Carrol Daily Times Herald from Carroll, Iowa on August 13, 1957 · Page 8
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Carrol Daily Times Herald from Carroll, Iowa · Page 8

Carroll, Iowa
Issue Date:
Tuesday, August 13, 1957
Page 8
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Page 8 article text (OCR)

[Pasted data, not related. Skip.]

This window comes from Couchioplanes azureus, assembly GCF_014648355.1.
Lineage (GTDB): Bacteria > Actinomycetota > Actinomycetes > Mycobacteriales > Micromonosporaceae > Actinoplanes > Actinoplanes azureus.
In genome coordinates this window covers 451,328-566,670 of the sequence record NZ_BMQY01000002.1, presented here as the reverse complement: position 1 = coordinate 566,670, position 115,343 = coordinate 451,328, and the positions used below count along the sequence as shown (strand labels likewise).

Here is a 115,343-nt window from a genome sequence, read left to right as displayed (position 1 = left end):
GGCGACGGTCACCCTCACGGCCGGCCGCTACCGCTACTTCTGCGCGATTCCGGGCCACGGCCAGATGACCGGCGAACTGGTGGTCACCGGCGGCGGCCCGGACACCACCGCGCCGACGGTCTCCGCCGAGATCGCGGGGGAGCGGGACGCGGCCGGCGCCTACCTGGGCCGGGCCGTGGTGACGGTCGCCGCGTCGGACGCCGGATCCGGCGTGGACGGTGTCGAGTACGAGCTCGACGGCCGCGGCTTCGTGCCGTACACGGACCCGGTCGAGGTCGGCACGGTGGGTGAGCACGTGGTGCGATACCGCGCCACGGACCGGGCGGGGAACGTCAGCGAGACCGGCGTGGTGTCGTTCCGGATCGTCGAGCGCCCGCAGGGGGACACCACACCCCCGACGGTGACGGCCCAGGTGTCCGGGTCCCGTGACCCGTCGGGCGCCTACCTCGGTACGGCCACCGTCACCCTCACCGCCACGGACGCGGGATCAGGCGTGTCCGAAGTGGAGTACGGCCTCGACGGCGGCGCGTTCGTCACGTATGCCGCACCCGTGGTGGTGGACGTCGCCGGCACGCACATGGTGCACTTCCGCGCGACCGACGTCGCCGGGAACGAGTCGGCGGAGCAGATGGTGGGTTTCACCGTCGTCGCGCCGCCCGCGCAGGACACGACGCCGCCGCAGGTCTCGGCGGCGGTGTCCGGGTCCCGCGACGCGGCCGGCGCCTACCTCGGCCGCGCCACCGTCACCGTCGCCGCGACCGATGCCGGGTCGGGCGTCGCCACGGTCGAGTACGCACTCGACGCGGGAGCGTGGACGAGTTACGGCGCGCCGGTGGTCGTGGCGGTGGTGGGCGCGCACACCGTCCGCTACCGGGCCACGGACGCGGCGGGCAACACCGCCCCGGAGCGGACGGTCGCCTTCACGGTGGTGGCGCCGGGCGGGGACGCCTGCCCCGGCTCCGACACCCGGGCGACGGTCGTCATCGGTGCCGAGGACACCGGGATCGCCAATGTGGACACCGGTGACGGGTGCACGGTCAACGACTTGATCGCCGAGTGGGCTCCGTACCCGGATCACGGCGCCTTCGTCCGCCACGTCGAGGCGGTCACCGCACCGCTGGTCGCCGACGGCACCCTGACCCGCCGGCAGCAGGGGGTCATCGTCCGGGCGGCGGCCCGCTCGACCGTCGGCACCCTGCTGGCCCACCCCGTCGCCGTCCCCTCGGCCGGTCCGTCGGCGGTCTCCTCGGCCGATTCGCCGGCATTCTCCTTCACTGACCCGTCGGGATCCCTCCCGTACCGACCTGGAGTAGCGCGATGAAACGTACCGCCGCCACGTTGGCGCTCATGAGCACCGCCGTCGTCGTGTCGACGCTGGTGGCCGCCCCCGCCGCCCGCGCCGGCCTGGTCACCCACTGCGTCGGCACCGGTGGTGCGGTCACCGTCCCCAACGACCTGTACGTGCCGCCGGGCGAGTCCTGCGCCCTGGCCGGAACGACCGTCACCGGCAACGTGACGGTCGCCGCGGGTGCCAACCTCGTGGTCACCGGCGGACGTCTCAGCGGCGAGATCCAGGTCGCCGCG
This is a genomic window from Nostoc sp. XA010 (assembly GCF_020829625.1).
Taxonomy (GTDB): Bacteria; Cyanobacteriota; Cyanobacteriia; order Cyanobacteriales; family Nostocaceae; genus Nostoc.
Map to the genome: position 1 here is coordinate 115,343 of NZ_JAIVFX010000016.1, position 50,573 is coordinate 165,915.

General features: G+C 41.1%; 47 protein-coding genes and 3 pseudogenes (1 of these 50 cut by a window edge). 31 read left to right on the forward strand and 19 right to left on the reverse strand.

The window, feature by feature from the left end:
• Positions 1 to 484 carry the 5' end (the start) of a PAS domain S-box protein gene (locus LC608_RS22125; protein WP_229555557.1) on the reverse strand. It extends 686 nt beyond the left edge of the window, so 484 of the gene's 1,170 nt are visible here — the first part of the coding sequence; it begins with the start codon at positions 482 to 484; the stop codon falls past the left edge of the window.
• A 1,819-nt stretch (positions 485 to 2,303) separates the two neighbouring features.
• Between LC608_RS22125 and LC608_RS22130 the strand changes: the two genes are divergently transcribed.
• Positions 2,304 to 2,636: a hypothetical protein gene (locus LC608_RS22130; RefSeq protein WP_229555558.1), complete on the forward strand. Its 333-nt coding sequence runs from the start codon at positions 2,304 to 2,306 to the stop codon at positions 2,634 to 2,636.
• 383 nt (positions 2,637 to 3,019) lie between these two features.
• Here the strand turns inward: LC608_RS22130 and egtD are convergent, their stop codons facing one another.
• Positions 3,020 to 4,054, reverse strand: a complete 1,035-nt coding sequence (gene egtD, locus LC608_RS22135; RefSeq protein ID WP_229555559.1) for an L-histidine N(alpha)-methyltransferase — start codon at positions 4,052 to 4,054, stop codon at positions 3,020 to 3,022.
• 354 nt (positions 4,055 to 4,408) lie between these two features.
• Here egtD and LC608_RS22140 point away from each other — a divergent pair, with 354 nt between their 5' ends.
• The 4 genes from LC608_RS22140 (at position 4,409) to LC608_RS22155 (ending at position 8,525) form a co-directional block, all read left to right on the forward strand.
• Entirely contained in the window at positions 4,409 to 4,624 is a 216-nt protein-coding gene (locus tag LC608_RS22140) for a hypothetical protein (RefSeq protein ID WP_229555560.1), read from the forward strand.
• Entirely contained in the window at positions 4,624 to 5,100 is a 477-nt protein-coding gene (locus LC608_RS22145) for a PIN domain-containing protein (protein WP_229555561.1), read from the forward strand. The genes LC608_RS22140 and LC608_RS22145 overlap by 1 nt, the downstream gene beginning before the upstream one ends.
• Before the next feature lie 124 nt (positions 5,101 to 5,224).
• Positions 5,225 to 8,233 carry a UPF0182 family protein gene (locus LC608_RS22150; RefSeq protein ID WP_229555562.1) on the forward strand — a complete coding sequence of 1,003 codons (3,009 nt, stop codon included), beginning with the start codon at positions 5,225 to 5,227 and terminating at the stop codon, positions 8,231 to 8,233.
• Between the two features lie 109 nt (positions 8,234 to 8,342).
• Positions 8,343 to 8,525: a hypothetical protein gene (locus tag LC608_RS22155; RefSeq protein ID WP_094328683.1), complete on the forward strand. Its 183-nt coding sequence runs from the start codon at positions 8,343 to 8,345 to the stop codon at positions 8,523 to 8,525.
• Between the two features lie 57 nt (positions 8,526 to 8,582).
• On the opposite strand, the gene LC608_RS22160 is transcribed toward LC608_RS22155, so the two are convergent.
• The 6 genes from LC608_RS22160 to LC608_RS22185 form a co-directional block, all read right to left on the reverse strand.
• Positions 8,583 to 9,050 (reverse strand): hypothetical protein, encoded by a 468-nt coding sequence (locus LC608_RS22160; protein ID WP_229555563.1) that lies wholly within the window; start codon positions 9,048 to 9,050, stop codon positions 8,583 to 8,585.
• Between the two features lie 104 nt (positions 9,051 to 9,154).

Set Pheasant Period Same As Year Ago DES MOINES ufl — The Iowa German Urges Worlds Currencies Revalu e d By HERB ALTSCHULL . v .,, 0 . ( t, t ,„n«- „, ae c «f i BONN, Germany West Ger- pneasant minting season was set »t,i./ .-.u <r„— Iowa Conservation . Commission , Tuesday. Fewer Drillt The .quail shooting season was:" / also set for approximately the 'Ffjf GllfirflCmen ^ same period as last year, with a j,, "_^*«« r «»" , «" change in cwntiM. | n Economy Move The long pheasant season from DES MOINES i*v-lowa National! knowIe dged as the driving force in more than its official rate but that the^ Bonn government will not boost Jts value without a'massive international currency revaluation. He called for the United States to take "the moral leadership" in revamping the world's rates of exchange. Outlines Views Economics Minister Ludwig Erhard. the man generally ac- Nov! 9-DeV2 inclusive was set Guard ground force units are g0 .;Germany' S spectacular economic for 70 counties in which a long i n g to have it a little easier in... . . . . season also prevailed last year the rest of this quarter because; h,s '' lefw * in an , IHntem 5 w ' v K ,,,«*« Bag and possession limits remain 0 f necessary economies, the ad- 7 na f t " e J™H!!A n , \ Jl, loss of ornamental trees on home at three cock birds and shooting jutant general's office said Tues-:»•'?• '« * ' pe V property as a result of plant hours will be noon to 4:30 p.m. day. wnl( * ?" currencies of the world ^ seas6t The short pheasant season in 22 Col. Donald Johnson, assistant i would be free to peg themselves c = workine children other counties will be Nov. 9-21 adjutant, said commanders of thej* J HEIR levf f . _ ., . said pZnts may claim inclusive us units in ahnu* '« cities have Financial publications in Bnlain if; nuu P s saia parents may ciaim inclusive. , nir „; 85 units in anou. an ernes nave, Kurnnp have 1 them as full exemptions if the Quad regulaUons place four 1956 been notified to c^^^^ stm wiU £ e under 19 short zone counties-Cass. Potta- er drill periods than they did m D f e " n fl" m f. ri , g .. awa> u • .u ! vpars of aB«» at the end of the vear ! wattamie, Harrison and Monona- this last quarter of last year. > at the idea that the mark 18 worth! y ?*™ ag * at i !)f, T.? f ! into the long zone this year for a> "This is. due to some funding'™ 01 "® season from Nov. 2-Dec. 16 inclu- i situation, the details of which we!* hou / d ..... sive. The other quail long zone do not have," Colonel Johnson! h . ard conceded this point counties will be the same as in said. The National Guard Bureau^"t time Tuesday;-blaming "rigid! the Parents: must contribute more 1956. | in Washington has recommended ™tes of exchange" in other coun-jthan half the child s support they The short quail season Nov. 2-: the reduced drill schedule. trJes - «,« „ l, may c , T the l xempUo "l reg L™ 16 inclusive will be in Winneshiek,! "But the four fewer drills this „ L Now less of how much more than $600 AllamaRee, Fayette, ClaytOh, quarter will be offset by increas-i But even though the mark is, the child earns. Prior-to 1954, no «i»«i/ u=«,ir ctr,«, Morehaii il« ,\. Drn Kv tw mnnv in thp sec- i undervalued, Erhnrd declared, the person earning $600 or more could rise after World War 11, outlined A Reminder, Caution On IncomeTaxes DES MOINES m — A reminder plus some words of caution were given to lowans Tuesday by V. Lee Phillips, director of Internal Revenue for the Iowa district. The reminder was that parents of youngsters who earn more than $600 through summer work still may claim them as full exemptions for income tax purposes under certain circumstances. The words of caution were that no deduction may be taken on federal income tax returns for the Communists Brace for Showdown With 10,000 Strikers in LODZ, Poland (« — Communist authorities placet* armed guards at every street corner of this tense city Tuesday and braced far a showdown with 10,000 defiant transport strikers. Their strike for higher pay paralyzed the city, once hailed as a Communist model for all Poland. 'Bed City' Police tear gas bombs sent five persons to hospitals in one outbreak Monday. Other strikers barricaded themselves in car barns to prevent strike breaking. Street cars are the only public transportation in Lodz, a city of 700,000 about 75 miles southwest of Warsaw. Dubbed "Red City" by the Communists, it is Poland's second largest municipality. The strikers ignored government 8 > Time* Herald, Carroll, Iowa Tuesday, Aug. 13, 1957 union chief, to Lodt, to seek some settlement. , • Armed guards stood at every corner as police checked all vehicles moving into the city. Strike leaders called on their colleagues to stay off the streets. Authorities 1 previously have said strikes would be tolerated as long as they don't turn into demonstrations. V 'J* ••; Violence Flares Violence flared in at least one spot, however. Police used tear gas to break up a clash of strikers and nonstrikers at the main city depot. Workers were told by the gov leaflets brandine the strike illeeal i ernment Sunda > thev wouW « et 8 W-fn^ ;1VJ,.fE! P er cent pay raise Oct. 1: But and calling on the strikers to re turn to their jobs The strikers ob . mv.« -. . ... w .fnrlonte turn io uieir JUOE ine sinners DO- than its official rate ™d;°' " £ J™Jf « me stud * nt8 ' je ct to a government move to link i be increased in value. Er- 1 regaraiess 01 age. i boostg with vodka consump . conceded this point for thei An' additional provision is that ft Black Hawk, Story, Marshall, ing them by that many in the sec- Bremer, Chickasaw and Howard \ ond quarter next year," Johnson counties. | said. "The normal schedule calls Daily quail hours will be 8:30 for four drill periods a month." a .m. to 4:30 p.m. with bag and Bonn government has no intention; be claimed as a dependent by an- tion. In a swift countermove, authorities moved in 1,000 trucks ready to operate an emergency transport service. Communist Party headquarters in Warsaw dispatched three'Polit- possession limit six. Other Regulations Other regulations for 1957: Squirrel — Season Sept. 14-Nov. 15 inclusive, bag limit six, possession limit 12. Entire state open. Rabbits—Season Sept. 14-Jan. 31, 1958 inclusive. Bag limit 10, no possession limit, entire state open. Hungarian Partridge — Season Nov. 9-18 inclusive, noon-4:30 p.m. daily in 11 counties—Lyon, Sioux, Osceola, O'Brien, Dickinson, Clay, Emmett, Palo Alto, Kossuth, Winnebago, Hancock. Bag and possession two birds. of uprating it on its own. The mark j other taxpayer. Many parents are j buro members, including a trade now is officially worth 23.9 U.S.[unaware of the new provision, fr .1 ,„,„.,.• offoofc all 14th in- cents. A more realistic rate, it has Phillips said, and continue to have fanS^Xa^lvltol^ suggested, would he about; their dependent ^children stop work units. Colonel Johnson said. But 26^ cents. they were told at the same time that their only hope of pay boosts would come through extra state revenue expected from a 15 per cent hike in vodka prices. The strike'came (n answer to the vodka price-wage boost tie. Even the official Polish press small possibility for effecting changes in wages" and suggested there must be increased production and reduced costs. The workers sent delegations : to Warsaw last Junp demanding higher pay. Their wages now average 1,050 zlotys a month. Lower paid workers get as little as 700 zlotys monthly. Often Meaningless (The Communisr government has pegged the zloty at 25 cents American currency, but such rates are often meaningless in actual •exchange. A poor quality raincoat, for example, costs.2,500 zlotys. Lodz, meat-packing and textile center, had been looked on by the Communists as their prize Red city. It was one of the few places in Poland where the Communists had any following before World War II. Widespread unrest in Poland flared into the open in June, 1956, when workers staged their now famous bread and freedom riots in the industrial city of Poznan. Fifty-three persons were killed as Teamsters face a "Get Tough # Policy CHICAGO m - The AFL-CIO Executive Council decided Tuesday to complete action on charges of corruption against the Teamsters Union before the Teamsters* convention next month. President Goerge Meany of tha AFL-CIO said the Ethical Practices Committee had set a final date—Sept. 5 and 6—for a hearing of the charges. Then, he added, the Executive Council will make its recommendations known about Sept. 23 or 24. That will be well in advance of the Sept. 30 starting date of the Teamsters' convention. Meany told newsmen he did not know whether the Teamsters had been stalling in the case. Then, disclosing a get-tough policy, he stated: "The Ethical Practices Committee will conclude business on the Teamsters case irrespective ol whether the Teamsters appear (at the Sept. 23-24 hearing.)" . .. police and Red tank troops battled doused cold water on the vodka | defiant workers before the amazed wage; stimulus possibility. It said! eyes of hundreds of Western busi- the "price rise anticipated from I nessmen who had come to Poznan vodka sales would-give "only a i for the International Fair. ; before earning $600. unaffected are units of the Air Na-> tional Guard. Egg Production 371 Million for July DES MOINES Egg production on Iowa farms is estimated, at 371 million for July, the Iqwa Crop and Livestock Service reported Tuesday. The figure is down 1 per cent from production in July, 1956, but . nearly 9 per cent more than the 1946-55 July average of 341 million eggs. Production is down seasonally from the 411 million eggs produced during June. The monthly rate of lay at 1,810 eggs!per 100 layers in another record: high for the month, the service said. It may be compared with the previous high of 1,798 eggs per 100 layers recorded in July, 1956. An average of 20,490,000 hens and pullets of laying age were in Iowa farm flocks during July as compared with 20,888,000 birds for July, 1956 and 21,820,000 layers for June. < . Women's Bureau Plans Yule Project Committees were appointed at a meeting of the Women's Bureau of the Chamber of Commerce in the Chamber office Monday night for a Christmas project to be sponsored by the bureau in December. Mrs. Edna Collins was named general chairman. Mrs. Paul Peters will have charge of arranging a children's show at which admission will be canned foods to be distributed to needy families. Mrs. Perry .Knowlton will contact Girl Scouts and Mrs, John V. Sullivan, Boy Scouts, to secure their cooperation in the project if possible. 1 Norma Bromert will be chairman of the sifting com! mittee in charge of selecting names of families to receive Christmas boxes of food and toys. Mrs. Robert H. Hatch, co-chairman of the bureau, conducted the Erhard said German financial' Another angle is that the child- policy has succeeded in keeping ren themselves may be entitled to prices stable in the Bonn Repub-1 refund of part or all of income lie. I taxes withheld from their wages "Seen in this light," he added, during their employment. Ques"it can hardly be expected that ; tions regarding Individual cases Germany should try to ^eliminate; ma y be referred- to the district through a unilateral measure the j office of Internal Revenue, Des mistakes and tensions existing i Moines. elsewhere in Europe." j on the subject of dead ornamen- That statement was an obvious i lsi treeS) phimps said a recent swipe « France, where the gov-. national magazine article stated ernment has just announced a par-1 that a nomeowne r had been al- tial devaluation of the franc. Set- Trial of 3 In Bank Burglary DES MOINES <m — Trial of three persons charged in connection with the March 23 burglary of the Shannon City office of the First State Bank of Diagonal is scheduled to begin here Wednesday. j Following the selection of a jury Monday, Federal District Judge Henry N. Graven adjourned court until 9:30 a.m. Wednesday to give one of the defendants, William M. R. J. Heinens Have Guests from Kansas City, Mo. (Time* Herald .N>wn Service) HALBUR - Mr. and Mrs. Paul Richards' and family of Kansas City, Mo.. _ arrived Saturday for a visit with Mrs. Richard's parents, Mr. and Mrs. R. J. Heinen. Leo Koenig and family drove to Atlantic Sunday where they were dinner guests of Mr. and Mrs. Des Moines Boy Drowns in River DES MOINES l/P>-Fred D. Hoover, 16, drowned in the Des Moines River near the Scott Street dam late Monday afternoon after he apparently had fallen from the dam. Larry Stevens, 22, who was fishing nearby, attempted to rescue Hoover but his actions were thwarted by the panic-stricken lad. Don Heilman. Mrs. Koenig. who 'j M J in -2 ?ZTu ° U . has been visiting with her son-in- i h,m ' Stevens sa,dl but he start ErCd "made clea7 hHid noti£- '^^TrS^ \ »=X TeZ time! ftr and daughter since Thursday approve of such partial steps. "It is my firm conviction," he said, "that a free world market for a tree killed by Dutch elm , a „ att disease. —. -~ - - PNBiy »« ^ internal Reve- j J* \ZTl.f Q^n^lr' capable of functioning cannot be nue Code allows a deduction for ' M mohi Tenn have ob- secured in the long run. nor could |««* W rt * ™ l V whw the loss ^ned c ™unsei ! results from a sudden destructive iam • counsei force such as fire, storm, flood, The government charges that hurricane or similar event. Death about ^ 67 in cash and * 8 - 740 in of trees from Dutch elm or other i travelers checks were taken in the diseasee does not qualify due to I burglary. it even be brought about, without (a general) revamping of currencies." All for Idea Erhard said the West German government was not formally pro-! absence of the "sudden force" re posing an international currency conviction but it was evident he was all for such an idea. Such a proposal, he said, should meeting assisted by Mrs. Collins come from the United States. He as chairman project. of .the Christmas JAYCEES TO SEE FILM Jaycees will meet at 7 p.m. Wednesday in the Chamber of put it this way: "I have endeavored for many years to make clear to American political and currency experts that all the help the United States has granted Europe, particularly the quirement, he said. Commerce room. A 30-minute film.' Marshall Plan, would not reach! of the Jaycee story will be shown. The meeting will dismiss early in order that members may attend the Merchants' baseball game in a body. full fruition but would founder halfway to the goal unless a breakthrough to free convertibility can be achieved under America's moral leadership." Mrs. Rose Witt rock Moves Into Holbur (Timet Herald Newi Storrtee) HALBUR - Mrs. Rose Wittrock, who has been living on a farm south of Halbur, moved Saturday into her residence m town, which she purchased from Albert Halbur. It was formerly occupied by Elmer Dalhoff and family. Mrs. Wittrock's son and daughter-in-law, Mr. and Mrs. Romen Wittrock are residing on her farm. night, accompanied them to her home here. Church Leaders To Discuss Policies MINNEAPOLIS (/R-Policies the church will follow for the next five years v will be major topics when leaders representing 50 mil ed to struggle and fight me.. We drifted into the stronger current and he pulled away from me." Legislators Get Few Cents Advantage Over Their Opponents DES MOINES M*—A law passed by the 1957 Iowa Legislature has given the lawmakers a few cents advantage over their opponents in the next election. The law requires state departments to charge for any pamphlets quoting Iowa laws and regulations. Only state officials can obtain free copies. Secretary of State Melvin Synhorst said this means he will have to charge for copies of Iowa election laws that he usually hands out to persons who file as candidates for the Legislature and other state offices. Synhorst said legislators "shouldn't be given any advantage , over their opponents" and, in all The boy fell into the river about j fairness, should pay for the pam- 5:30 p.m. The body was found atiphiets, too. 7:10 p.m. j He is survived by his parents, *)C RaMiifSae V IA Mr. and Mrs. Forest V. Hoover,i *J DeOliries Vie a sister, Harriett, 12, and a broth- e», Allen, 14. Judge Who Gave Small Prison Term Officiates at Wedding OMAHA (/fv-Paul SmaU, 35-year- < ^wien several Lutheran bodies, j under the Reserve Forces Act pro- old Omahan who is in and out of and the church . g ro , e jn deali gram at Fort cha{feei Ark . He ls jail, was married Monday by Jhe ; with communism , Major theologi- a 1957 graduate of Parsons Col- judge who last fall gave i him ., Ml isgues algo n ' und8er lege. 15-year term in the penitentiary, discussion I District Judge L. Ross Newkirk, Form 0 j fte agenda wag being | THUMB INJURED threshed out Tuesday by the fed- 1 John F. Lind. 18, of Glidden suf- At All-Iowa Fair CEDAR RAPIDS UPi — Twenty- five Iowa beauties were to vie at lion churchgoers meet here Thurs-; COMPLETES BASIC day for the Lutheran World Fed- 1 FORT CHAFFEE, Ark. - Pvt. | me ~ ATl'WaTairVuesday" foTthi eration Assembly | Roger D. Nielsen, son of Mr. and j honor of being named "Iowa Dairy The 275 official delegates from' Mrs. C1 a u s Nielsen. Manning, j Princess." 57 church bodies will grapple with Iowa, recently completed eight T . „ , , . . such problems as colonialism, rifts weeks of basic combat training! n * nom,nees were slated to Your Authorized OtdsmoWIe Dealer has HI Ask him to show you why the budget-priced "88" Is the value-car of the year. More car for your money! Greater luxury! True big-car tide and handling ease. Top resale value! Get the facts and figures • • • youll see that an Olds "88^ Is lust the car for you• ..that now's[the time to buy! m WC D*MONf SHOW €8£>W married Small and Vivian M Jones, 35, of Omaha. ! era tj 0 n's Executive Committee in j fered a crushed thumb when his A jury last fall convicted Small! a pre-convention session at St. i glove caught in a pulley while he on a charge of robbing the late | oiaf College, Northfield. Minn, j was hoisting cement on the Farm- Margaret Kellogg, widow of a Mis- j The group includes five Germans, ers Coop Elevator construction job souri Valley, Iowa, banker of cash : five Scandinavian?, five American at Ralston Monday. He was and jewels. Judge Newkirk then j and five representatives of Minori-1 brought to St. Anthony Hospital _ ^, „^ OUJl , sentenced Small to 15 years. jty churches in Europe. Asia and [Monday evening. The thumb was" bull; Howard K Mackey, Olin. fe- Small has appealed to the Ne- Africa. not amputated. male. braska Supreme Court and is free on bond pending a decision by the high court. meet with judges throughout the day, with the winner to be crowned during the intermission of the "Holiday On Ice" show Tuesday night. The Iowa winner will compete for the American Dairy Princess title in Chicago in October. Selection of the "Dairy Princess" was a feature of the state dairy show. Grand champion livestock named Monday were: Ayrshire — On Roose, Allison, Personals Sr. Mary Walter, who has been here for a home visit with her parents. Mr. and Mrs. Walter Heires, is leaving Tuesday night on her return trip to Canton, Miss. Mr. and Mrs. Floyd Dnaeaa returned to their home at Iowa City Monday after visiting Mr. Duncan's brother-in-law and sister, Mr. and Mrs, Albeit C. Wagner, over the weekend. Mr. and Mrs. Marvin BoeD, Mr. and Mrs. Lyla Warnke and Mr. and Mrs. Albert Snyder left Saturday night on a 14 -day trip to Los Angeles, Calif., where they will visit Mrs. Leon Dolezal, aunt of Mrs. Boell, Mrs. Warnke and Mrs. Snyder. The Snyders will also visit his brother and sister-in-law, Mr. and Mrs. Jack Snyder, at Inglewood. Mrs. Bill Bargees aad children, Cathy, Johnny and Molly, went to the cottage of Mrs. Burgess' parents, Mr. and Mrs. John Hart of Spencer, at Lake Okoboji Monday. Pfe. Larry Schenkelberg, who spent 10 days with his parents, Mr. and Mrs. William P. Schenkelberg, and family, returned to Fort Meyer, Va., Sunday. His parents took him to Des Moines and he flew back from there. % \ 1 -V'rfi.^ Str.Ii-: VOUR AUTHORIZED OLDSMOBI |LE QUALITV DEALER MOW ! Mr. and Mrs, Julias Kanne, daughter, Susan, and son, Stephen, and Mrs. Kanne's mother, Mrs. Frank Tyrrell, returned Saturday from a three-week vacation to California and other western states. En route, they spent a day in Denver with Marilynn Tyrrell. They also visited Mr, and Mrs. Harold Oeser at Mountain View. While in San Francisco they were guests of Mr. and Mrs. Joseph Scharfen and saw "The Seven Wonders of the World." Mr. Kanne and Mr. Schar fen were in army service together. The five were overnight guests of Mr. and Mrs. Alfred Schenkelberg at Granada Hills. They were entertained by an aunt, Mrs. Mary Tyrrell of Hollywood, visiting Knqtts Berry Farm and Disneyland. They also spent a day at Santa Clam Village, Santa Crui. Their trip included a week's visit with M -Sgt, and Mrs. Edward w;< Tyrrell it Las Vegas, Nev., where M -Sgt Tyrrell is stationed at NeUit Air Force Base. On tha way home, they stopped at Columbus, Neb., where they visited Mr. and Mra. Walter Ttittom wdtmO*. A Higher Octane, Higher Powered Gasoline! Now at Phillips 66 Otalert there's a new wper-performanc* Fim-FUtt with the high octane and high power you need to get peak performance out of any car. Not only new cars, but older cars, too, will benefit from the remarkable performance qualities of new FUTE-FUIL FUTi-FUli Is blended for total driving tondilfont. It's the only gasoline containing added OMsepropy/, It's clean burning. It has extra high octane for smooth power, and long mileage.' NH up with new ftlTE-FUfl and discover a new high Inptrhrmanttl •HIIUFS PITftOLtgA COMPANY Hi Ttotommc* 7ht Counts/ WAYNE'S "66" SERVICE 24-Hr. 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